Taking its cues from the New Narrative writing movement, like a dog considers how sexual identity is morphed, hidden, and denied by cultural forces like film, pornography, rape culture, and sexual semiotics. The speaker of like a dog writes about her sexuality, sexual trauma, and relationships in the epistolary form to explore how the personal[…]
Criticism has plucked the imaginary flowers on the chain not in order that man shall continue to bear that chain without fantasy or consolation, but so that he shall throw off the chain and pluck the living flower. ~ Karl Marx Since the spectacular collapse of the political aspirations of Bernie Sanders in the US[…]
In Analogical City, Cameron McEwan argues for architecture’s status as a critical project. McEwan revisits architect Aldo Rossi as a paradigmatic figure of the critical rational tradition, studying a neglected aspect of his thought — the analogical city — to excavate its potential. McEwan develops a grammar of the analogical city under the headings of[…]
The presidency of Donald J. Trump unveiled the calamity of white America’s determination to maintain so-called societal order during a period of landmark racial upheaval. From the death of George P. Floyd, Jr. and the subsequent Black Lives Matter protests in the summer of 2020, to the 2021 winter insurrection and the post-2020 restrictive presidential[…]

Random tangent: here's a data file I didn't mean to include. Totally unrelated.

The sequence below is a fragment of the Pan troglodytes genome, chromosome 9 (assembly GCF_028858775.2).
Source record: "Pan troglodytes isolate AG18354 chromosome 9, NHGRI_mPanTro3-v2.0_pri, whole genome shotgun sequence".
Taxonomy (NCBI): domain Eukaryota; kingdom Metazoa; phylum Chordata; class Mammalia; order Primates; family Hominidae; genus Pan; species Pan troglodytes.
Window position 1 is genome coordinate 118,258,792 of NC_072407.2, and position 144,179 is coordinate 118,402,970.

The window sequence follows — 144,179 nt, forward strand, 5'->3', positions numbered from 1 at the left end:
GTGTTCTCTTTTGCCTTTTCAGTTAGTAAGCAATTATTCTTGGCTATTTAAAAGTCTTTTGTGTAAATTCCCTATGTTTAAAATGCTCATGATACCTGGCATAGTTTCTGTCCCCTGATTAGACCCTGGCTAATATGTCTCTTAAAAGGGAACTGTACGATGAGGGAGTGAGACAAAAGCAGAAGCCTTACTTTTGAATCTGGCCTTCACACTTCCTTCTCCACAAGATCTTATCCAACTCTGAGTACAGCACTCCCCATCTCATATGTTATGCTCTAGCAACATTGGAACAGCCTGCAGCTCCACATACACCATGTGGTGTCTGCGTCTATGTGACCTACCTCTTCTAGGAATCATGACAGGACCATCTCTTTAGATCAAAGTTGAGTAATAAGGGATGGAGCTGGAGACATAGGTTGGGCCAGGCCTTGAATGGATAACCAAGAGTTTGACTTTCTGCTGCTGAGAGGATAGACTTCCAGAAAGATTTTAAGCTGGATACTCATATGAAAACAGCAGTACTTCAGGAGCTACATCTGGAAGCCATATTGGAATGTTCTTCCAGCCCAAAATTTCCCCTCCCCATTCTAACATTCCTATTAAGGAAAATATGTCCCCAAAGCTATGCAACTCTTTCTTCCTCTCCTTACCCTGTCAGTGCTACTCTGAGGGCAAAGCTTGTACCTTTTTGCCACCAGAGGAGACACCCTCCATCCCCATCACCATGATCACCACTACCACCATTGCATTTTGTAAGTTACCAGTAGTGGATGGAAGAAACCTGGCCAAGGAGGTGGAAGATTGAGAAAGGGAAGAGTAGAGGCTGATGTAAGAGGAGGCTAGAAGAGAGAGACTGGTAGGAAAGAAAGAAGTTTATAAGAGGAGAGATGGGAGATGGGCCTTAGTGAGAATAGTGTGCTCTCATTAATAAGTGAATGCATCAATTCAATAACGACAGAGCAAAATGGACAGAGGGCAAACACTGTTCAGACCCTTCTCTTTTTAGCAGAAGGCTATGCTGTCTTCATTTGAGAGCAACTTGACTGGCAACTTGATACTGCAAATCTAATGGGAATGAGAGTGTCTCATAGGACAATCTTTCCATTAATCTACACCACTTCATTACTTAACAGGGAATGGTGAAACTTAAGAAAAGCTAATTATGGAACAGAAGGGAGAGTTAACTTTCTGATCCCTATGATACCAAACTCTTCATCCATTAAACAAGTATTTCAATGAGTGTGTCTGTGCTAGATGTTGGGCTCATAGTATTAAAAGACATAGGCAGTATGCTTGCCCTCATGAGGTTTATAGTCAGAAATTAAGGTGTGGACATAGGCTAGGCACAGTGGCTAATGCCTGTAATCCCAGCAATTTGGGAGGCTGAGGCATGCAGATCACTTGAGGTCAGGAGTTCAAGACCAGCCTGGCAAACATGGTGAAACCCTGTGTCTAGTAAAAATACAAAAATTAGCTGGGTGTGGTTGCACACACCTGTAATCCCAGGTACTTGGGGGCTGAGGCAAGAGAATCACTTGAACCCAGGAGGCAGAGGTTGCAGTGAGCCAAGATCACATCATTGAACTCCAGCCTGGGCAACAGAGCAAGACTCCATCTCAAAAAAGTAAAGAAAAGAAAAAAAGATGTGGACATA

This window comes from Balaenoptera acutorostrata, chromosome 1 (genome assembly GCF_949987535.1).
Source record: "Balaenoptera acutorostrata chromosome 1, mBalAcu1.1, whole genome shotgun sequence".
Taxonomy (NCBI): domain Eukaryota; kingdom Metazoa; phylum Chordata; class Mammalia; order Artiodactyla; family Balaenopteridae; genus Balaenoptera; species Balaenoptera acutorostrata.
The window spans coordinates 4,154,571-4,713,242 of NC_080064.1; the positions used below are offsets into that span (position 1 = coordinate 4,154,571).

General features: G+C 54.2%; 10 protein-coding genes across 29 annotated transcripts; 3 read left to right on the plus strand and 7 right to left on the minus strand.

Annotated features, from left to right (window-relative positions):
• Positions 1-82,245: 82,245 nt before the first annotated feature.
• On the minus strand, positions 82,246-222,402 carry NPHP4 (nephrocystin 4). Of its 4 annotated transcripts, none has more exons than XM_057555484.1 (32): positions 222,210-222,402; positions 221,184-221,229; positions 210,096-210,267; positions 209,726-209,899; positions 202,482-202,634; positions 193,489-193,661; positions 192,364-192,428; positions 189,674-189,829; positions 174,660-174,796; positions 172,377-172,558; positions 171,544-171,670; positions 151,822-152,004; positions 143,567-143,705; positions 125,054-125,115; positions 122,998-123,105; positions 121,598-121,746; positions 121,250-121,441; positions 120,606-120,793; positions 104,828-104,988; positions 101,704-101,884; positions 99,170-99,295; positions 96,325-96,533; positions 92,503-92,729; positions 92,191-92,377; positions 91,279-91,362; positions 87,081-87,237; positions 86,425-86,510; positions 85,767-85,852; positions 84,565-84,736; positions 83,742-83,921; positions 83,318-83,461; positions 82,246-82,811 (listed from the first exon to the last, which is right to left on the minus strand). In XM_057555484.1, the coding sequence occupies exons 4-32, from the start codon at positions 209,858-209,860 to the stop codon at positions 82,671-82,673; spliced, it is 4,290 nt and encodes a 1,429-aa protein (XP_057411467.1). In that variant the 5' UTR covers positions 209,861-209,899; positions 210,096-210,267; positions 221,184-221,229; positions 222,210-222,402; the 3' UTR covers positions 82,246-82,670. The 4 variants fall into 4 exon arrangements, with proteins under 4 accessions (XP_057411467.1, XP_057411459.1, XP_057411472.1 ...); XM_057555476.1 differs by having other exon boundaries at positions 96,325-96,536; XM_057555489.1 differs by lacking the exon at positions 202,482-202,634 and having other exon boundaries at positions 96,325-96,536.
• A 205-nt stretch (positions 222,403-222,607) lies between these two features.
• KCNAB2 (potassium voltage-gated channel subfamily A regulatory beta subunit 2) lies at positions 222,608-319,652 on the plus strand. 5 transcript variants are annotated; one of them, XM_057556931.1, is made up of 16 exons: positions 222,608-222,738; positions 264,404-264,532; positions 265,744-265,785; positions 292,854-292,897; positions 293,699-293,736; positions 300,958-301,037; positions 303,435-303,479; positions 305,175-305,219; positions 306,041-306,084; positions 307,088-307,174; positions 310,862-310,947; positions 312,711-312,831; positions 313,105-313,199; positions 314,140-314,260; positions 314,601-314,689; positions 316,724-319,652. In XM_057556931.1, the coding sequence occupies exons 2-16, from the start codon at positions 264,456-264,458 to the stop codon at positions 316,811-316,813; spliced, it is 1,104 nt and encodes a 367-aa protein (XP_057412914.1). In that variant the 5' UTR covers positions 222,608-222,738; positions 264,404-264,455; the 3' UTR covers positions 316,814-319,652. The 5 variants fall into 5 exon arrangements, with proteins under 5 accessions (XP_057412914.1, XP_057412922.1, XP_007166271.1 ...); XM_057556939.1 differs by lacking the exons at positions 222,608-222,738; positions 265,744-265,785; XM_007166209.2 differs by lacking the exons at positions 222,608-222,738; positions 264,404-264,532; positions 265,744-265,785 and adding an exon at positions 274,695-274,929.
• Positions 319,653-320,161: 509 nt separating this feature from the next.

Superhero meaning making is a site of struggle. Superheroes (are thought to) trouble borders and normative ways of seeing and being in the world. Superhero narratives (are thought to) represent, and thereby inspire, alternative visions of the real world. The superhero genre is (thought to be) a repository for radical or progressive ideas. In the[…]
Cinema’s Doppelgängers is a counterfactual history of the cinema — or, perhaps, a work of speculative fiction in the guise of a scholarly history of film and movie guide. That is, it’s a history of the movies written from an alternative unfolding of historical time – a world in which neither the Bolsheviks nor the[…]
This volume is dedicated to eliciting the interactions between localities across late antique and early medieval Europe and the wider Mediterranean. Significant research has been done in recent years to explore how late “Roman” and post-“Roman” cities, towns and other localities communicated vis-à-vis larger structural phenomena, such as provinces, empires, kingdoms, institutions and so on.[…]
Anything that can be automated, will be.